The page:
Dealing appropriately with mental illness and brain injuries are ongoing major challenges.
Even with the advances of modern medicine, effective treatment and care can be extremely difficult.
Dealing with mental illness and brain injuries became an especially critical issue in the years following the First World War. Ten of thousands of men came home from the War with incredible wounds to their minds and brains. The health care system was overwhelmed by the numbers.
Special hospitals, known as sanitoriums, were created at Red Deer and Oliver, in addition to the existing institution at Ponoka. Nevertheless, the facilities and resources for the treatment of those with mental illness and brain injuries remained woefully inadequate.
Inevitably, a major tragedy occurred.
Dr. Arthur Hobbs was a long-time veterinarian with the Mounted Police who had been badly injured when a horse kicked him in the head. In addition to his brain injuries, he became deeply depressed.
In May 1927, he was admitted as a patient at the Ponoka Mental Hospital.
Dr. Hobbs often had delusions that attempts were being made to poison him. Consequently, he was very reluctant to eat. Various measures were taken to first encourage and then force him to eat and drink.
On Sept. 15th, 1928, a new attendant, Russell Lord, attempted to feed Dr. Hobbs his lunch. When his efforts failed, a more experienced attendant, Walter Scott, came along. When the patient continued to passively resist eating, Scott lost his temper.
Scott began to hit Hobbs severely on the head and chest. Although the patient was put into a straightjacket, and taken to another room, Hobbs’ beatings continued.
By evening, Hobbs was obviously doing poorly.
Lord belatedly went to the acting medical superintendent to say what had happened. An examination revealed that Hobbs had several broken ribs and a punctured lung. Pneumonia set in. Hobbs soon passed away.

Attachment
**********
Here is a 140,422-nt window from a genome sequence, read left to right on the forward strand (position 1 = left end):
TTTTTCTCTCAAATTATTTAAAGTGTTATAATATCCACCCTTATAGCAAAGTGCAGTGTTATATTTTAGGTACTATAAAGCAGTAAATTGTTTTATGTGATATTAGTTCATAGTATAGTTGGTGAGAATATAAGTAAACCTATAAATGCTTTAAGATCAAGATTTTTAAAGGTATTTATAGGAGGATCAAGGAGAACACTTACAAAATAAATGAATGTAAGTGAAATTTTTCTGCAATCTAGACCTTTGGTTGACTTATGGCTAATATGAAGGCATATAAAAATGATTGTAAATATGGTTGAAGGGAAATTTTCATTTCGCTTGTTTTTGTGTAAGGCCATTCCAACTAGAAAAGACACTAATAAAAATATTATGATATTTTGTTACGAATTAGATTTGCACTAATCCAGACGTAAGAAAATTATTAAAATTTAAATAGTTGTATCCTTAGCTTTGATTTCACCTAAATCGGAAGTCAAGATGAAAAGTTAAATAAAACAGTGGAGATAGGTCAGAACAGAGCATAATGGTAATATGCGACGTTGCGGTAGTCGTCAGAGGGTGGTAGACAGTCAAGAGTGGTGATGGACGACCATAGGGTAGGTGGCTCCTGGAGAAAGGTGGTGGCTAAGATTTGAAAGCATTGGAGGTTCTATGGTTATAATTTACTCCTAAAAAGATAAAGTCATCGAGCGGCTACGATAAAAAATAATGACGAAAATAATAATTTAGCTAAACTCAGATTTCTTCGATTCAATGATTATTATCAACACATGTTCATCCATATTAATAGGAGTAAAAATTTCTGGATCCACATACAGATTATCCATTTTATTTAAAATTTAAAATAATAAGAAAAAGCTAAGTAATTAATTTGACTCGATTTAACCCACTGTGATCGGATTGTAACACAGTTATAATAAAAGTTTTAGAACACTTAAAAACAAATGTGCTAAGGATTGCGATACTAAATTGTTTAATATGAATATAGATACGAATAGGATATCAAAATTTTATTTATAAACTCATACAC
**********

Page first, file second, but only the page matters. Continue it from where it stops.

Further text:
An inquest was held in Red Deer. Lord was the main witness. Scott denied any guilt. The coroner’s jury unanimously ruled that Dr. Hobbs had died as a result of the beatings by Scott.
Scott was then charged with manslaughter.
Shortly after the inquest, Lord was mobbed by seven fellow attendants at the Ponoka Hospital. He was covered with a sheet and severely beaten on the head and chest. His head was also pushed into a tub of ice-cold water until he almost drowned.
Lord’s attackers were quickly identified. They were charged with assault and sentenced to two months in prison. In October, 1928, Scott’s trial for manslaughter commenced at the Red Deer Court House.
Despite a vigorous defense by two highly experienced and talented lawyers, as well as Scott’s continued insistence that he was innocent, Justice Frank Ford ruled that the defendant was guilty as charged. Scott was then sentenced to five years imprisonment at the Prince Albert Penitentiary.
The political fallout, however, continued.
People demanded to know how a defenseless man could be so badly beaten just because he passively declined to eat. The Minister of Health, George Hoadley and Premier John Brownlee refused to hold a public inquiry.
Instead, two noted doctors were hired to look into the situation. They found that the mental institutions in Alberta were badly overcrowded and understaffed. They also found that the treatment of patients could be, “More humane and up-to-date.”
The Provincial Government consequently agreed to spend money on an expansion to the Ponoka and Oliver institutions. Although the Red Deer sanitorium had been converted in 1923 into a facility for the care and education of mentally handicapped children, a large addition was constructed there as well.
Nevertheless, deep-rooted problems continued with Alberta’s system for the care of the mentally ill, brain injured and mentally handicapped.
Despite these moves and some other over-due reforms, problems with Alberta’s institutions continued.